Welcome to Documenting America’s Path to Recovery. Today we look at:
- A vaccine requirement for K-12 school teachers and staff in California
- An order limiting gatherings in Hawaii
- Vaccine distribution
- School closures and reopenings
- Travel restrictions
- State proof-of-vaccination requirements and policies
- Federal responses
- COVID-19 policy changes from this time last year
We are committed to keeping you updated on everything from mask requirements to vaccine-related policies. We will keep you abreast of major developments—especially those affecting your daily life. Want to know what we covered Tuesday? Click here.
What is changing in the next five days?
Oregon (Democratic trifecta): On Aug. 13, a statewide public indoor mask requirement will take effect for vaccinated and unvaccinated individuals. Gov. Kate Brown (D) made the announcement on Aug. 11.
Since our last edition
What rules and restrictions are changing in each state? For a continually updated article, click here.
California (Democratic trifecta):
- On Aug. 11, the California Supreme Court affirmed a lower court’s ruling that Gov. Gavin Newsom’s (D) emergency powers allowed him to alter or create new laws under the 1970 Emergency Services Act.
- On Aug. 11, Gov. Gavin Newsom (D) announced teachers and staff in private and public K-12 schools would be required to show proof of vaccination against the coronavirus or receive a coronavirus test at least once per week.
Minnesota (divided government): On Wednesday, Aug. 11, Gov. Tim Walz (D) announced that state employees, including all instructors and staff at state universities, would be required to get a COVID-19 vaccine or submit to weekly testing starting Sept. 8.
Rhode Island (Democratic trifecta): On Aug. 10, Gov. Dan McKee (D) announced healthcare workers in state-licensed facilities, such as hospitals, nursing homes, and group homes, would be required to show proof of vaccination or receive regular coronavirus testing. The order will take effect on Oct. 10.
Texas (Republican trifecta): On Tuesday, Aug. 10, 57th District Court Judge Antonia Arteaga allowed officials in San Antonio and Bexar County to require masks in schools, temporarily overriding Gov. Greg Abbott’s (R) order prohibiting mask mandates. Judge Arteaga paused enforcement of Abbott’s order until Aug. 16, when San Antonio and Bexar County officials are scheduled to return to court to argue for an extension.
Vermont (divided government): On Tuesday, Aug. 10, Gov. Phil Scott (R) announced that state employees who work with vulnerable populations would be required to get a COVID-19 vaccination. Scott said the requirement would apply to veterans homes, correctional facilities, and a psychiatric hospital.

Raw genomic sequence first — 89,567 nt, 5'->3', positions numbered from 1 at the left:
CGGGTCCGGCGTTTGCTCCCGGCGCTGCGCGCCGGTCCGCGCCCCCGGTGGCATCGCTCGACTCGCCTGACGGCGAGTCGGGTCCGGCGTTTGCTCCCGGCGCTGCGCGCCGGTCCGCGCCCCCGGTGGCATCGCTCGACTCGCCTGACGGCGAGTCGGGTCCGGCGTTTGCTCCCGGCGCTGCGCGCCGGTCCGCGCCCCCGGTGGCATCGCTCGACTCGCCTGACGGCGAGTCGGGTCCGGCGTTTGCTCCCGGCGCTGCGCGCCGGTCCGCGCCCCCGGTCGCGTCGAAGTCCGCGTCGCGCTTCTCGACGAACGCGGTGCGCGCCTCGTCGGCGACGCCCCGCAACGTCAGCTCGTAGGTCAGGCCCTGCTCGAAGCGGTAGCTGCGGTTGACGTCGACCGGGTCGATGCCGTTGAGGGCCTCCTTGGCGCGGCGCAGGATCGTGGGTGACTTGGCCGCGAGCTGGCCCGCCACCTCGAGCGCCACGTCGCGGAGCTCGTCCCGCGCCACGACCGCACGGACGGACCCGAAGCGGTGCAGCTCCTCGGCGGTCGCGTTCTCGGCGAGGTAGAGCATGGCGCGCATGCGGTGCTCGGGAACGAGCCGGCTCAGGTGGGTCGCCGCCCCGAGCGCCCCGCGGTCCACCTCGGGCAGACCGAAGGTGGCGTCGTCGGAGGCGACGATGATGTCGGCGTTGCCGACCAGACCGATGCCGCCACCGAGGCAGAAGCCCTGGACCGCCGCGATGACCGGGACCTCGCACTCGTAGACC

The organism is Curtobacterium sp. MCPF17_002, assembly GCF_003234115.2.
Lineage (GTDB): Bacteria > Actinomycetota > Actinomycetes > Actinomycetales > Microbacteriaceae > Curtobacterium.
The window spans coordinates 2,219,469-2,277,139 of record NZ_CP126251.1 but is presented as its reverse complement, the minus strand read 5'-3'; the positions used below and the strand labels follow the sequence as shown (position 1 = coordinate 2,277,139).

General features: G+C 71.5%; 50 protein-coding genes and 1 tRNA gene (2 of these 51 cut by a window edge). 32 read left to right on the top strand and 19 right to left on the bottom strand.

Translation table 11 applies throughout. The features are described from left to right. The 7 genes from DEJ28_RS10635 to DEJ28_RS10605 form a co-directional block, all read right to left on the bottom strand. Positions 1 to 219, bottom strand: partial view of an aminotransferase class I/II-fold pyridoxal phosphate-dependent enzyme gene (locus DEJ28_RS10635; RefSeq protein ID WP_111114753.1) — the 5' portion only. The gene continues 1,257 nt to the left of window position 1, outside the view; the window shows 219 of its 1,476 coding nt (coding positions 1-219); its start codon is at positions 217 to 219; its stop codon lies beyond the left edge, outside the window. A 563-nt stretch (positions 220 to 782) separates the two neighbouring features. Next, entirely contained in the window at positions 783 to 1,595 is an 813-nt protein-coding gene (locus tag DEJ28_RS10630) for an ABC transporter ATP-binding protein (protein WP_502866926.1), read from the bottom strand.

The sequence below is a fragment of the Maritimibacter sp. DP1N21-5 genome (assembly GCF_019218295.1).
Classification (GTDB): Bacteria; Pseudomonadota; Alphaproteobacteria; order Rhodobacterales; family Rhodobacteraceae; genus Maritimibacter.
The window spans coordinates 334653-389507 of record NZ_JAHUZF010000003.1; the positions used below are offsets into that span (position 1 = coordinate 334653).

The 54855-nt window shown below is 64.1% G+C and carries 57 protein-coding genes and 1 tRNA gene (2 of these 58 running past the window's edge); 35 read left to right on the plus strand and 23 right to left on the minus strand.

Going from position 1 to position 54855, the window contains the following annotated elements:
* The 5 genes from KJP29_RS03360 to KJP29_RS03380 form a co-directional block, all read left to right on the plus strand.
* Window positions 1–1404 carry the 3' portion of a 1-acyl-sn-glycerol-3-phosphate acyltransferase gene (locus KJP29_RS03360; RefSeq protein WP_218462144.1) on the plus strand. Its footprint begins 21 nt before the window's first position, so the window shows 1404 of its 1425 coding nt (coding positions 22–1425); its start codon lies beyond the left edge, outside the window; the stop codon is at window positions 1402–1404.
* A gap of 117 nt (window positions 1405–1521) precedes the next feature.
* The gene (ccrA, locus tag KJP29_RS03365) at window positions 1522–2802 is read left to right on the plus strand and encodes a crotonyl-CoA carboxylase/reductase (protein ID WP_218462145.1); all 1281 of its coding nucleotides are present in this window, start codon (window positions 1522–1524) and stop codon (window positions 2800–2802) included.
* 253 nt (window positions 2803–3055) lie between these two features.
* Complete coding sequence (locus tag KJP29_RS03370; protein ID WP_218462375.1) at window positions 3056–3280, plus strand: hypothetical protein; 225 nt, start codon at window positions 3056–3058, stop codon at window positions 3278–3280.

We last looked at vaccine distribution in the Aug. 10 edition of the newsletter. As of Aug. 11, the states with the highest vaccination rates as a percentage of total population (including children) were:
- Vermont (Republican governor): 76%
- Massachusetts (Republican governor): 74%
- Hawaii (Democratic governor): 72%
- Connecticut (Democratic governor): 71%
- Maine (Democratic governor): 69%
The states with the lowest rates were:
- Idaho (Republican governor): 42%
- Mississippi (Republican governor): 42%
- Wyoming (Republican governor): 43%
- Louisiana (Democratic governor):45%
- Alabama (Republican governor): 46%
School closures and reopenings
We last looked at school closures and reopenings on Aug. 5. Since then, no states announced school reopenings or closures.
- Two states (Del., Hawaii) and Washington, D.C. had state-ordered regional school closures, required closures for certain grade levels, or allowed hybrid instruction only.
- 2019-20 enrollment: 410,896 students (0.81% of students nationwide)
- Thirteen states had state-ordered in-person instruction.
- 2019-20 enrollment: 15,697,460 students (30.96% of students nationwide)
- One state (Ariz.) had state-ordered in-person instruction for certain grades.
- 2019-20 enrollment: 1,152,586 students (2.27% of students nationwide)
- Thirty-four states left decisions to schools or districts.
- 2019-20 enrollment: 33,449,499 students (65.96% of students nationwide)
- Since the start of the pandemic, governors or state agencies in 27 states and the District of Columbia issued executive orders placing restrictions on out-of-state visitors. At least 24 of those orders have been rescinded. Travel restrictions remain active in Hawaii, Kansas, and Rhode Island.
- Since Aug. 5, no state has changed its travel restrictions.
State vaccination requirements and policies
As COVID-19 vaccination rates have increased, state governments have enacted various rules around the use of proof-of-vaccination requirements in their states. In some cases, states have banned state or local governments from requiring that people show proof-of-vaccination. Other states have assisted in the creation of digital applications—sometimes known as vaccine passports—that allow people to prove their vaccination status and, in some cases, bypass COVID-19 restrictions.
- Twenty states have passed legislation or issued orders prohibiting proof-of-vaccination requirements at some or all levels of government.
- Four states have facilitated the creation of digital vaccination status applications.
- Six states have issued requirements that some or all state employees get vaccinated or undergo regular testing.
- Since Aug. 5, three states have announced that state employees would be required to get a COVID-19 vaccination.